Has trend toward heavy quilting gone too far?

Pieced half squares provide the background for Ann Fahl’s “Gingkoes Galore,” measuring 35 inches by 35 inches. The quilt artist from Racine, Wis., embroidered the leaves with variegated thread. The price is listed at $3,000.



Quilt artist Ann Fahl of Racine, Wis., admires free-motion machine quilting so much that she has written two books about it.

Yet, she’s come to the conclusion that too many of today’s quilters — herself included — are taking this overabundance of thread too far.

Perhaps we all need to take a step back, she says, consider our designs and determine exactly how much stitching is appropriate on them.

This idea of finding the right balance came to Fahl this past summer after she attended a national juried and judged quilt show. Disappointed with many of the entries, she noticed the judges awarded ribbons to the quilts with the heaviest stitching on them — despite the quality or appropriateness of those stitches to the overall piece.

What is going on, she wondered.

“I felt my visual aesthetic was no longer in sync with the quilt world,” Fahl says.

She went home and wrote about her observations and misgivings on her blog, annfahl.blogspot.com. Fahl definitely touched a thread nerve, because the online comments poured in at a rate she’d never seen before. Her readers agreed with her.

Our high-tech sewing machine may allow us to put massive amounts of stitching on our quilts, but that doesn’t mean we should, Fahl advises.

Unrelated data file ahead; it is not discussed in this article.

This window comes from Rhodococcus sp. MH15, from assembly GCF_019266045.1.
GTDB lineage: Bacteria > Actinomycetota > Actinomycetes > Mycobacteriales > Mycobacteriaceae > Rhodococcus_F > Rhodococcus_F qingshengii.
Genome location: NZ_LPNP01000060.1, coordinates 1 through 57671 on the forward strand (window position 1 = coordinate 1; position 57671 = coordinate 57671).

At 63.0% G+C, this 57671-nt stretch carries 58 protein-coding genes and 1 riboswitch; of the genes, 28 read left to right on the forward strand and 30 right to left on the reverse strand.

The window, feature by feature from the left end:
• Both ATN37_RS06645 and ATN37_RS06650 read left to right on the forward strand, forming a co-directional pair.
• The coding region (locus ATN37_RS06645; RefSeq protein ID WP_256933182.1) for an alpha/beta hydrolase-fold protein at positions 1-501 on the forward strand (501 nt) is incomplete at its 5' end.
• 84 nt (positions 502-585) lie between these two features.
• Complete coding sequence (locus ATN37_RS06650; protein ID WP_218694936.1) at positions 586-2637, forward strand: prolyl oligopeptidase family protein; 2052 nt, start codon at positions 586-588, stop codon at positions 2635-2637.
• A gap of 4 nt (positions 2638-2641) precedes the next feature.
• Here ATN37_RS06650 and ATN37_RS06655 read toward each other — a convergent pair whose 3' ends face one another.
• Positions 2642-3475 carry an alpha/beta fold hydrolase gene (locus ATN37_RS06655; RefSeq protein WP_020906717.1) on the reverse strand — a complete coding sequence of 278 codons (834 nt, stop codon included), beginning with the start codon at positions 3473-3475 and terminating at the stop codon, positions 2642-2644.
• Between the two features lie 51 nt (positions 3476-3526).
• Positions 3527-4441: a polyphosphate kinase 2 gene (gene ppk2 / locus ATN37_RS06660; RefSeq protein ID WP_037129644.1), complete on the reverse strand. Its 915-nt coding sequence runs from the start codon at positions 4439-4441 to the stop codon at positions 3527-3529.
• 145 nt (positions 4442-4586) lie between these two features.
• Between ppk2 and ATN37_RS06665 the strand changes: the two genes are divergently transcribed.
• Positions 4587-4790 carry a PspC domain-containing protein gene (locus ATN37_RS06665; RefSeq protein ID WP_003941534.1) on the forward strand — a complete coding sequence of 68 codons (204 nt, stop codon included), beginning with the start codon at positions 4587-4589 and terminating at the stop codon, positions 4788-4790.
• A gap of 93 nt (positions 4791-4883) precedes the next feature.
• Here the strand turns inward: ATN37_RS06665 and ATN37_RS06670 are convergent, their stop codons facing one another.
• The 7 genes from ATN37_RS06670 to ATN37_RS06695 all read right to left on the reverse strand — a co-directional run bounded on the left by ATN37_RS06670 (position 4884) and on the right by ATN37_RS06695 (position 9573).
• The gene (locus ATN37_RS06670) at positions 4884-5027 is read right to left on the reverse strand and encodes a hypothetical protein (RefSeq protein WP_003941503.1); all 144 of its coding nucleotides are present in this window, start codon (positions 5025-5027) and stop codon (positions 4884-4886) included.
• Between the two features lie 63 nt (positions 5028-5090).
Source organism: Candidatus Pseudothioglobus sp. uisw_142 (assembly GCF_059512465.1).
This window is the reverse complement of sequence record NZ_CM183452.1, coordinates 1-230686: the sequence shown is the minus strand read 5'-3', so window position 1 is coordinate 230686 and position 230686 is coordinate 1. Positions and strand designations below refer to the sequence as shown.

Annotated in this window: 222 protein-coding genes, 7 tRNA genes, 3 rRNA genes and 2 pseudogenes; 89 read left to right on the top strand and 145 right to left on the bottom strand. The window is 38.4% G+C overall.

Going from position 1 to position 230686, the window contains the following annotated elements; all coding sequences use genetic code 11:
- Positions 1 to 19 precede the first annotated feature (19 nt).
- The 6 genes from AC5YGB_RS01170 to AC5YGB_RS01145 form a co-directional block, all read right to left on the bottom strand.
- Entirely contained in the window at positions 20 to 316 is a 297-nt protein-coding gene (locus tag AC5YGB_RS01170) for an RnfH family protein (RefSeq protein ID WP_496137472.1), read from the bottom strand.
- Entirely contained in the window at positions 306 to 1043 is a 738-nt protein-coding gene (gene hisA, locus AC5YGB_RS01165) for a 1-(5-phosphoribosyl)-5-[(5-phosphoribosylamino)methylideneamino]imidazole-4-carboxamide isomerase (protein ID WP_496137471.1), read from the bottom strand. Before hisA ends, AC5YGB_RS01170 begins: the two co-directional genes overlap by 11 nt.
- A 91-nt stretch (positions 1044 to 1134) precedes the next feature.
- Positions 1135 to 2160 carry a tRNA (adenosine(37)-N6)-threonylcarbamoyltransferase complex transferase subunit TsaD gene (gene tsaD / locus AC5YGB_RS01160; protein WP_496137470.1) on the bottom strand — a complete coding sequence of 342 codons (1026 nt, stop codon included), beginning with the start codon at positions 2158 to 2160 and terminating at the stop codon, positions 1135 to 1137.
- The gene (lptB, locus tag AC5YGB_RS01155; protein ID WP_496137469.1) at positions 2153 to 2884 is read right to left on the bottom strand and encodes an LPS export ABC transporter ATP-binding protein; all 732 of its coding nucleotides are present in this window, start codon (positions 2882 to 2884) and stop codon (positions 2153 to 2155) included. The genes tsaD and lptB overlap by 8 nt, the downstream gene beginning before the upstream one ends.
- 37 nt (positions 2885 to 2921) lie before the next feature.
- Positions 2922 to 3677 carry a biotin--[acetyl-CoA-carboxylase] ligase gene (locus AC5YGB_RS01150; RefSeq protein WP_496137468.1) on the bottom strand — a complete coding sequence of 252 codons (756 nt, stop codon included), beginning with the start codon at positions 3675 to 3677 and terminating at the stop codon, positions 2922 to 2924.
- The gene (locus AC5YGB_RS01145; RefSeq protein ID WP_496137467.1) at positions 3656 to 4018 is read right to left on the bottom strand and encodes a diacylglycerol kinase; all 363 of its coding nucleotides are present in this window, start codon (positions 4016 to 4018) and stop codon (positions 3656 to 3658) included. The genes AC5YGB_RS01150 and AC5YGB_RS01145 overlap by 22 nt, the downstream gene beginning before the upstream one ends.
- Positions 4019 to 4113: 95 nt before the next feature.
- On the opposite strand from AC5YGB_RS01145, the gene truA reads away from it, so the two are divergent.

“Let’s slow down a bit, take a look, and perhaps rethink what we’ve done in the past,” she says. “And lighten up a bit on what we are quilting now.”

Fahl’s words gave me pause, as I was in the midst of machine quilting an appliqued table runner. I decided the background stitching I’d already done was sufficient, so I left the interior of two large bears and tall trees free of decorative thread. So now it’s finished, and I am happy with the overall effect.

Most of us quilters admire machine quilting that’s beautifully executed, and we’re always looking to improve our own skills.

For Fahl, who began sewing at age 12 and has been teaching quilting since 1981, watching the texture and patterns develop on the surface of her work is the most rewarding part of free-motion quilting.

Her books are “Coloring With Thread” and “Dancing With Thread,” the latter published this year with C&T Publishing.

She says a beginning quilt class in 1978 changed her life. Now she travels around the United States teaching other quilters. Her quilts have won awards and are exhibited in various public and private collections.

Fahl will bring some of her quilts to Grand Junction this week for two Wednesday presentations at local quilt guilds.

At a 9 a.m. meeting of Sunset Slope Quilters at the American Lutheran Church, she’ll lecture on “Quilts and Inspiration.”

Fahl will speak on another topic, “It’s in the Details,” at a 7 p.m. meeting of the Colorado West Quilters’ Guild at First Christian Church.

She’ll also teach a class Thursday on “Beaded Landscapes” for both guilds.

Check out her online gallery of art quilts at http://www.annfahl.com. You’ll notice her designs are fused and free-motion embroidered over patchwork backgrounds. Flowers are a predominant theme.

Remember her words of wisdom, as I will along my own quilting journey:

“We must balance the quilt top design with the stitching of the layers.”

    What do you think, readers? Is machine quilting being overdone? Email .(JavaScript must be enabled to view this email address).


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